The ongoing Covid-19 pandemic and the decimation it has caused the global airline industry has seen passenger numbers at Garuda Indonesia fall by 73% in 2020. Now the airline is looking to halve its fleet of 142 aircraft.
Picture Garuda Airlines plane credit c on flickr
garuda relies heavily on domestic flights for much of its income but increasing competition, especially from low cost airlines AirAsia and Lion Air, had already made trading difficult prior to the pandemic.
The airline is now looking at a complete restructuring to make it fit for the future.
“We have to go through a comprehensive restructuring, a total one. Failure to carry out the restructuring program could result in the company being terminated suddenly.”Irfan Setiaputra, President and CEO Garuda Indonesia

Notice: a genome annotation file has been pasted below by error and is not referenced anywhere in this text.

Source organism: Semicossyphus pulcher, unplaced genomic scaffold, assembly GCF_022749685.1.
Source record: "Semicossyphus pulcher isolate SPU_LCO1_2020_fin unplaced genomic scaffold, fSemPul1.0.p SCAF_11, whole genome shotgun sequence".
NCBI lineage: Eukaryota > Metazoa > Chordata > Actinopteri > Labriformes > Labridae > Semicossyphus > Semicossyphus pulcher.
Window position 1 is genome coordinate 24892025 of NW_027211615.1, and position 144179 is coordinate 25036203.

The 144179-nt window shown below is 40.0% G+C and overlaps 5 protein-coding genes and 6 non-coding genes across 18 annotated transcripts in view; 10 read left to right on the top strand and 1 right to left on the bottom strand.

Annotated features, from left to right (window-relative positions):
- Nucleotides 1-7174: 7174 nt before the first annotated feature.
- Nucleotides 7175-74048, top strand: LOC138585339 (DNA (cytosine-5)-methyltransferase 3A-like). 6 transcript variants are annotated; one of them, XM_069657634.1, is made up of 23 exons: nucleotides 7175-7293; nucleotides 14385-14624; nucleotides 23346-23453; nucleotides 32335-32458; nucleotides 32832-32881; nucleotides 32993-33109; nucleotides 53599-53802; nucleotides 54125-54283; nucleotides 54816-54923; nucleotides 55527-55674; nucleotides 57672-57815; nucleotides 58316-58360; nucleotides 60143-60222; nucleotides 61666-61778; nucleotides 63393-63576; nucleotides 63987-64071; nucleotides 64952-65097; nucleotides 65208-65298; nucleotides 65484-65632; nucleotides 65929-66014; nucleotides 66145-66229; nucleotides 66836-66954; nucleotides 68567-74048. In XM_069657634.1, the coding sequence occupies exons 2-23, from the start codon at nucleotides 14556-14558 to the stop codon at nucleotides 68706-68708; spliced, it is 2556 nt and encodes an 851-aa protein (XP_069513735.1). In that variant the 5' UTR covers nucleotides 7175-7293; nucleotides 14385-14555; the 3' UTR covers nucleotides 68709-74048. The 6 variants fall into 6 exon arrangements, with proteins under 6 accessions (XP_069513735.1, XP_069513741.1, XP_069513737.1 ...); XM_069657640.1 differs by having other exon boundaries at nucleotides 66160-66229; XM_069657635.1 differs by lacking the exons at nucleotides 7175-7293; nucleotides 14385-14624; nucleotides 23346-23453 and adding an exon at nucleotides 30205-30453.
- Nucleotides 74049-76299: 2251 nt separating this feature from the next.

Last November Garuda shed 700 jobs as part of efforts to reduce costs and help the airline survive. Shortly afterwards the airline announced a US$1.09 billion (£820 million) loss for the first 9 months of 2020 and the Indonesian government announced plans to merge Garuda and 8 other state owned companies into one more efficient tourism business.
Total debt for the business now stands at US$4.9 billion (£3.46 billion) and is growing at US$70 million (£4.95 million) per month.
There is no information yet as to what routes will be cut from the Garuda schedule once there are just 70 aircraft in the fleet, where priorities will lie or which planes will be cut.
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